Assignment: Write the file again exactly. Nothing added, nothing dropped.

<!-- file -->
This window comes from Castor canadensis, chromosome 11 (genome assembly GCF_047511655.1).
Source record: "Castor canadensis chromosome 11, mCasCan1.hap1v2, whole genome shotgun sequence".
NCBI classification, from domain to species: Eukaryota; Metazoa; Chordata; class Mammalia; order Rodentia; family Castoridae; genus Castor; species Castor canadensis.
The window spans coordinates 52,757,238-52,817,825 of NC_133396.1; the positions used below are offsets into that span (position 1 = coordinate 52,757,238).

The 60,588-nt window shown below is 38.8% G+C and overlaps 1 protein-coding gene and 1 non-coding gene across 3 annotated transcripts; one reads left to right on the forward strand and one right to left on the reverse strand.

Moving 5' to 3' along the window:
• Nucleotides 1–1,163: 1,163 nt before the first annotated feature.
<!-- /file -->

This window comes from Castor canadensis, chromosome 11 (genome assembly GCF_047511655.1).
Source record: "Castor canadensis chromosome 11, mCasCan1.hap1v2, whole genome shotgun sequence".
NCBI classification, from domain to species: Eukaryota; Metazoa; Chordata; class Mammalia; order Rodentia; family Castoridae; genus Castor; species Castor canadensis.
The window spans coordinates 52,757,238-52,817,825 of NC_133396.1; the positions used below are offsets into that span (position 1 = coordinate 52,757,238).

The 60,588-nt window shown below is 38.8% G+C and overlaps 1 protein-coding gene and 1 non-coding gene across 3 annotated transcripts; one reads left to right on the forward strand and one right to left on the reverse strand.

Moving 5' to 3' along the window:
• Nucleotides 1–1,163: 1,163 nt before the first annotated feature.